Domenico Mangano (1976) attended the Academy of Art in Palermo and has since then lived and worked in several places around the world (including Athens, Shanghai and New York). At this moment, he is staying in Amsterdam. Mangano is fascinated by de marginality of human existence in the contemporary, urban environment. The central themes in his videos, photographs and performances are immigration, identity and the relation between the private and the community.

February 10 to march 18

Opening times:
Saturday & Sunday 13:00-17:00
and by appointment

Celebratory presentation:
Saturday March 15 at 14:00


by: Brenda Tempelaar
translation: Jenny Wilson

Many people in Amsterdam sing on their bikes. In Beetsterzwaag too, the difference being that the song of a cyclist in Beetsterzwaag is brought about by a blissful feeling of simplicity, significance and regularity. A rare form of happiness that can be found in traversing one and the same pattern day in day out. In Amsterdam on the other hand, people sing out of insanity, wedged in by the walls of Dutch society in which current affairs go according to plan. In Amsterdam, cyclists have right of way over road-crossing pedestrians. If this escapes your attention for a moment you’ll quickly be reminded of it by the loud moans and groans of the crossing pedestrian who has not taken well to your deviant behaviour. If you’re still inclined to sing after this kind of Amsterdam confrontation then it’s just to rid yourself of the regulations we impose on each other.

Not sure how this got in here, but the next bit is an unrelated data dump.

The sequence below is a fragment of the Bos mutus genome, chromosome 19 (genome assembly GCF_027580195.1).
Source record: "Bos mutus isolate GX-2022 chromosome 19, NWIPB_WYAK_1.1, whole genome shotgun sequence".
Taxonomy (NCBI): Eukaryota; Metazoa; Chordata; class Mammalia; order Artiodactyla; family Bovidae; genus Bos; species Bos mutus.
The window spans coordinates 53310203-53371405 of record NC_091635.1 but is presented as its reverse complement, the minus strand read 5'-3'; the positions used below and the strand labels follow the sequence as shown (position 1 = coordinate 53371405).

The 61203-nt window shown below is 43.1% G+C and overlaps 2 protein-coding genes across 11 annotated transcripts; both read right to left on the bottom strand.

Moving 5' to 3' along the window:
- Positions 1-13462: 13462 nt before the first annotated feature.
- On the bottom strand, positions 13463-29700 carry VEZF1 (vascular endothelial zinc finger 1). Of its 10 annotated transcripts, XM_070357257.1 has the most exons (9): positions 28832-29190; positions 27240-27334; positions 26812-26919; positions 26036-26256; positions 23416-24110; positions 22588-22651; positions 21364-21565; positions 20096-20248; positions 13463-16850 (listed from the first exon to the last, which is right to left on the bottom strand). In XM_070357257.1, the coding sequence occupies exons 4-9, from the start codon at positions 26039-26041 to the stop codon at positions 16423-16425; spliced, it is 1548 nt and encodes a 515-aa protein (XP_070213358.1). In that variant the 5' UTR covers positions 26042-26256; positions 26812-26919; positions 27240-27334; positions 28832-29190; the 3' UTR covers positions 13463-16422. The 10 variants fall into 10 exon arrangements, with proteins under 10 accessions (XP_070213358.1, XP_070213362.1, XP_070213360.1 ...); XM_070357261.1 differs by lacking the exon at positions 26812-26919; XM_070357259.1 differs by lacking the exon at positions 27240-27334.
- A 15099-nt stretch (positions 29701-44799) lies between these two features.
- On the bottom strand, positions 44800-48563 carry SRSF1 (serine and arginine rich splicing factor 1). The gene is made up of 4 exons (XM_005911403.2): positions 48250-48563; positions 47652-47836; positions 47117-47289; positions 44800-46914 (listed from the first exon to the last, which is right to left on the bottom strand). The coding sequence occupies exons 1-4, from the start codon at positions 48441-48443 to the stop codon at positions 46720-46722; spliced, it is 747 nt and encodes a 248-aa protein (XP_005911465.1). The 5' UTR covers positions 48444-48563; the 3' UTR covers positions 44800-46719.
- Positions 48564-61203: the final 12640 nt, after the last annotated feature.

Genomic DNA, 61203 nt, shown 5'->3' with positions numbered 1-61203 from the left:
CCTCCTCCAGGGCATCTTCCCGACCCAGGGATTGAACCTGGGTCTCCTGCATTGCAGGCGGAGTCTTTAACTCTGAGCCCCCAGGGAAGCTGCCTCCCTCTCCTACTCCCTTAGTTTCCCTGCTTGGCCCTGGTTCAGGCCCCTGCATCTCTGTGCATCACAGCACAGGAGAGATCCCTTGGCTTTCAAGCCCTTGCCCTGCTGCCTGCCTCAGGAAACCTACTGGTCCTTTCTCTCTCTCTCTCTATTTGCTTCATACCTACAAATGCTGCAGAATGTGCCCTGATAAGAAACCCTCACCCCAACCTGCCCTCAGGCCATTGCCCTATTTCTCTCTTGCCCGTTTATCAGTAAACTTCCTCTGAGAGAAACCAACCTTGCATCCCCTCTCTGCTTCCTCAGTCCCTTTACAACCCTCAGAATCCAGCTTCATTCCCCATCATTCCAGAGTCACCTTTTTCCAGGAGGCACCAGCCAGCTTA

In Amsterdam insanity can be found on the street. In a man speaking to himself, the nervous twitches of a young man uncontrollably revealing himself to society, and yet no one really takes any notice. It has its own place within the system of social stipulations and passes over us just as easily as well-meaning solidarity at a zebra crossing. Visual artist Domenico Mangano (1976) swapped this (and other) social misconceptions for a residency in Kunsthuis SYB. In a place of norms and values, Beetsterzwaag, insanity is no less present, at most just less visible. And is it not precisely there, in the transition area between the invisible and the visible, that the artist can play a significant role? At the same time it raises questions about the aestheticisation of insanity and the manner in which one generally distributes value judgments as one pleases.